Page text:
Barry Lane's best-selling After THE END helped teachers see revision in a whole new light and inspired a generation of students to not only embrace revision but to realize that writing is revision. Now, the long-awaited second edition keeps Barry's humorous and endearing tone while updating his ideas and lessons for teaching writing with heart. In today's post adapted from the book, Barry claims that we are all investigative reporters at heart, and that writing is a lot like a potato plant. Read more to find out why.
Digging for Details (And Potatoes)
by Barry Lane
When I teach writing, I teach discovery. Techniques such as freewriting, brainstorming, and webbing are meaningless if we don’t continue to find ways to tune students’ ears to the surprises that await them. When I think of writing, I think of a potato plant. Most of our writing is simply the leaves and stem of the plant, but as we revise more and more we dig for the right potato. A large part of writing is simply trusting your own instincts and asking questions that will help you dig deep enough.
A student in my freshman composition class wrote an essay about the difference between New Jersey and Vermont. The first few pages were what my colleagues cynically refer to as a “seesaw essay.” It had lines like “New Jersey has pavement, Vermont has trees; New Jersey is frantic, Vermont is peaceful.” But on page 3 a meaning began to emerge with the lines: “New Jersey is my father; Vermont is my mother. They’ve been divorced for ten years.” He went on to describe how his mother was peaceful, and his father was nervous and never satisfied. His mother was like him, but his brother was like his father. Suddenly he was not describing landscapes but the most important relationships in his life. He had found his potato.
When the paper went before a writing workshop, it was easy to find where the reader’s interests lay. “When did your parents get divorced? Do they still live in New Jersey? Why did your mother move to Vermont?” Our instincts point us to meaning. We are all investigative journalists at heart, and questions are the fuel for all powerful writing. The first step in learning that writing is revision is to learn to trust our instincts—to be three-year-old children once again. This metaphor springs to mind from a time I babysat my three-year-old niece. I stole to the cupboard and discreetly snuck a piece of Halloween candy. I heard a voice call from the next room, “What you got? What you got your mouth?” Not wanting to lie, but at the same time not wanting to model eating a Reese’s Peanut Butter Cup for breakfast, I said, “Oh, nothing.” She stared at me a moment with her big blue eyes and said, “I want some.” Being the adult, I said, “You can’t have candy for breakfast.” She responded like the greatest of writers: “Why?”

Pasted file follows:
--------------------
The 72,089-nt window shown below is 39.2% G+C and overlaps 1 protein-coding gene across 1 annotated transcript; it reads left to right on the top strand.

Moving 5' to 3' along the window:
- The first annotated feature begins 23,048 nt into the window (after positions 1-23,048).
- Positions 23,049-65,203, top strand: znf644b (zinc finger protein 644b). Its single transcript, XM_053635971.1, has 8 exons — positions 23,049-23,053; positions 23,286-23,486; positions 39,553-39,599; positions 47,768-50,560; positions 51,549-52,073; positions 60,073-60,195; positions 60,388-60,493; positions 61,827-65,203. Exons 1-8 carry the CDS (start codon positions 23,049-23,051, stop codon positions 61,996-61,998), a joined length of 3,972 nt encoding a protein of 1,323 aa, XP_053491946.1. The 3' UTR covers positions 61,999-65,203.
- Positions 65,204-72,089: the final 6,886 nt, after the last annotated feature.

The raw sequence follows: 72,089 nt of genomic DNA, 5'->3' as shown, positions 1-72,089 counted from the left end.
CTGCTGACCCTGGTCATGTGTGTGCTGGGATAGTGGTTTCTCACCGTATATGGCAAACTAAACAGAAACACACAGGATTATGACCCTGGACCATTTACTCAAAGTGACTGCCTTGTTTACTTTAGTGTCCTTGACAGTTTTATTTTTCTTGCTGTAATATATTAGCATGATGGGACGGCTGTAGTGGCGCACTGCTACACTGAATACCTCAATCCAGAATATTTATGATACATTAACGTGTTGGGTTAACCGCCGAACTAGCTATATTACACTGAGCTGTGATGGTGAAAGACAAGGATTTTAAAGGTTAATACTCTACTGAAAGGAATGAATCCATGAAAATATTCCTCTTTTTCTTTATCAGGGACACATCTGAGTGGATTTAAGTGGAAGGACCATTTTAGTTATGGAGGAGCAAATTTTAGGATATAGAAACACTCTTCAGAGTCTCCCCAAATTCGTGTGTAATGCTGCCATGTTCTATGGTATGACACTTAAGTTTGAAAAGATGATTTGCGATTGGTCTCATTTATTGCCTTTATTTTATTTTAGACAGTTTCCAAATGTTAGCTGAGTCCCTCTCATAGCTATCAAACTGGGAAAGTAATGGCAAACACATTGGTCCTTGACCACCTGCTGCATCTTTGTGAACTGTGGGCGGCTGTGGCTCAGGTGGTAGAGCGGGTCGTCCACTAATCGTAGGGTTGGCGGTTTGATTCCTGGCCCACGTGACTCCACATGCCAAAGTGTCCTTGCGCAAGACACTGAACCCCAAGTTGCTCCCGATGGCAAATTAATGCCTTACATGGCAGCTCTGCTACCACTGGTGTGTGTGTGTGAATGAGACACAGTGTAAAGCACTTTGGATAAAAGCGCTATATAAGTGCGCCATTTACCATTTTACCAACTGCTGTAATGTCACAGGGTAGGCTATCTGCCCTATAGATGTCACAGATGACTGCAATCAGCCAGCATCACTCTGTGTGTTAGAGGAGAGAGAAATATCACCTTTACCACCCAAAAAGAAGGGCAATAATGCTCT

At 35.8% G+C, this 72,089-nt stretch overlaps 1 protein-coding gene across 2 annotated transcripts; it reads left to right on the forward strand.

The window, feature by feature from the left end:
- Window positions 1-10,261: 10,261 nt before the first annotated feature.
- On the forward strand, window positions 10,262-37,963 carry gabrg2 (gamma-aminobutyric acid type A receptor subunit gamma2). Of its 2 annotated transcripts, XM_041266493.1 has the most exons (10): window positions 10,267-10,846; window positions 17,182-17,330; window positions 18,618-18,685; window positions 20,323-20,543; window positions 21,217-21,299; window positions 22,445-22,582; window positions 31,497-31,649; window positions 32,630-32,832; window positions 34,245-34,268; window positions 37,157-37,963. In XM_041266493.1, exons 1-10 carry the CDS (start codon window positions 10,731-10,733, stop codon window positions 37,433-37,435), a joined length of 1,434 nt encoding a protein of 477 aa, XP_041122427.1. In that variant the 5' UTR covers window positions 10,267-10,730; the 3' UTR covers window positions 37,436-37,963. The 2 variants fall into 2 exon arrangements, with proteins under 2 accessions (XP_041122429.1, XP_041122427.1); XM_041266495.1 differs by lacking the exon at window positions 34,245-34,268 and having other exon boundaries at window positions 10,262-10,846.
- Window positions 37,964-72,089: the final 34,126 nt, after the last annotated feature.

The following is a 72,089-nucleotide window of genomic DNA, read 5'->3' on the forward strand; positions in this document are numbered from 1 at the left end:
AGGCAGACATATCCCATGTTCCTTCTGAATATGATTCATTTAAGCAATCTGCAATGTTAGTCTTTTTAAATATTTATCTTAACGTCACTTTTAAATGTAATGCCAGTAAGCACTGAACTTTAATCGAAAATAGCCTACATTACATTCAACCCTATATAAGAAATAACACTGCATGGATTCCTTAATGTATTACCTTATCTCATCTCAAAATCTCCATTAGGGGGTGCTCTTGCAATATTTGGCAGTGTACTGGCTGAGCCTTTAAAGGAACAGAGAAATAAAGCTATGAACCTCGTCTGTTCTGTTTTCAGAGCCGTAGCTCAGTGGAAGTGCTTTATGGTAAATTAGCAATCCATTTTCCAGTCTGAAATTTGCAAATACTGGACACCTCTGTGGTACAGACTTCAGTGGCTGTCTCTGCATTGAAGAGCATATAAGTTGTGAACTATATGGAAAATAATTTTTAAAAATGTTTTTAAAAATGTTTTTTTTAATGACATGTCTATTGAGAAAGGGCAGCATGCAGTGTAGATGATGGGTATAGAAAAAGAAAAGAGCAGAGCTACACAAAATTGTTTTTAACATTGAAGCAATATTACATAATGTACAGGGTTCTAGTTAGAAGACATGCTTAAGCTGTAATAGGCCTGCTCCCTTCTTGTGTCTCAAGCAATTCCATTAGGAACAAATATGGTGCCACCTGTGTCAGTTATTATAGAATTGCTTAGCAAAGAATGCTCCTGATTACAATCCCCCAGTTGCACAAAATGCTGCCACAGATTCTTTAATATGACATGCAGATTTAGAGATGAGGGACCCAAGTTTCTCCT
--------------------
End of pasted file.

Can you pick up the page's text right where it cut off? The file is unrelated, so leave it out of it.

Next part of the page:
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Barry Lane has taught writing in grades K–12, and authored many professional books to help teachers teach writing with joy and passion. His other books include Reviser's Toolbox, But How Do You Teach Writing? and Force Field for Good (with Colleen Mestdagh).